Citroën Berlingo 750 1.6HDi L2 LX 90hp

Date: Tuesday, August 25, 2009

While bodybuilders seem to be increasingly moving towards standardised dropsides, tippers and Lutons, panel van makers appear to be heading in the opposite direction. These days vans are available that can be specified to meet pretty much each and every need.


If a 5.0m3 load area is too small for you, then don’t worry; you’ll be able to avail yourself of a model with a 6.0m3 load box instead. If that’s too big, then there’s no cause to make a fuss; a 4.0m3 variant is up for grabs too. It’s a trend that’s reflected in the design of the latest Berlingo. While the old model — which as it happens is still on sale as the First — was marketed with just one load cube, its successor is on offer with the choice of two; 3.3m3 or 3.7m3. The rest of Citroën’s range covers virtually all the other light commercial bases.

We elected to sample Berlingo L2, the larger member of the duo, in LX trim on journeys that took us to destinations a far apart as Manchester and Cirencester.



Power comes courtesy of a 1.6-litre HDi common rail diesel producing maximum power of 90hp at 4,000rpm. Peak torque of 215Nm bites at 1,750rpm and the four-cylinder eight-valve engine is married to a five-speed manual gearbox.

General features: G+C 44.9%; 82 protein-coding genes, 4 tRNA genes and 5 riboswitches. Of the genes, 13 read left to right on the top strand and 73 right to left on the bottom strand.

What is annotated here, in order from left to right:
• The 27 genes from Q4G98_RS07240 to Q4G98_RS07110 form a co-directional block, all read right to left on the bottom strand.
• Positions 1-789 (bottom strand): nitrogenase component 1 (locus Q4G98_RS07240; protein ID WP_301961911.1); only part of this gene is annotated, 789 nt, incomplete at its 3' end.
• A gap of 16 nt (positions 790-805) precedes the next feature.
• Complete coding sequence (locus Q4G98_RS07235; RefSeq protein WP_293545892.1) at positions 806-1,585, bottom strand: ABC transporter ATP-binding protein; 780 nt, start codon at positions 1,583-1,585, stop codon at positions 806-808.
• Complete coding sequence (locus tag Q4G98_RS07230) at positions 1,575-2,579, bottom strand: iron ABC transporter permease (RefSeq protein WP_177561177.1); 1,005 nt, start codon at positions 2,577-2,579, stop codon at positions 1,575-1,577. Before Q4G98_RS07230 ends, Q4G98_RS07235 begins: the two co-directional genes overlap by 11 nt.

Independent suspension with MacPherson struts is fitted at the front while at the back you’ll find an independent trailing arm set-up with a twisting transverse beam and dampers set at an angle. Anti-roll bars are installed front and rear and our demonstrator rode on 15in steel wheels shod with Michelin Energy Saver 195/65 R15 tyres; a slightly unusual fitment that’s probably more familiar on people-carriers.

Disc brakes — ventilated at the front — are fitted all round and ABS comes as standard. We additionally benefited from Electronic Stability Programme (why not fit it as standard too?) for an extra £350, including traction control, Hill Start Assist and a passenger airbag; all prices quoted here exclude VAT. With 2.89 turns lock-to-lock, the power-assisted steering contributes to a 11.0m kerb-to-kerb turning circle.

Grossing at 2,150kg and boasting a 749kg gross payload our L2 could tow a trailer grossing at 950kg.


Load Area

We can’t get away from the feeling that L2’s 248mm-long rear extension doesn’t look quite right. It does, however, have the advantage of providing owners with a bit more space.

Access to the cargo box is by means of opaque asymmetric twin rear doors plus a sliding door on each side of the body. Six load-tie rings are provided while a £90 half-height steel bulkhead with a full-height mesh upper section was there to prevent disaster should anything unsecured hurtle towards the cab.

A tailored mat protects the load bed from scratches and scrapes while plastic panels protect the doors and sides to half their height, excluding the wheel boxes. An unusual feature is a removable torch which acts as an extra load bay light when it sits in its holder close to the back doors. Great idea, but how long before it is lost, damaged or stolen?

Maximum load length is 2,050mm, but can be extended to 3,250mm by folding down the outboard section of the Extenso dual passenger seat — standard on LX — and the section of bulkhead behind it.

Maximum load width is 1,620mm narrowing to 1,229mm between the wheel boxes, while maximum height is 1,250mm. Rear loading height is 584mm. The back door aperture is 1,200mm high and 1,250mm wide while the dimensions for the side door apertures are 1,100mm and 737mm respectively.


Cab Comfort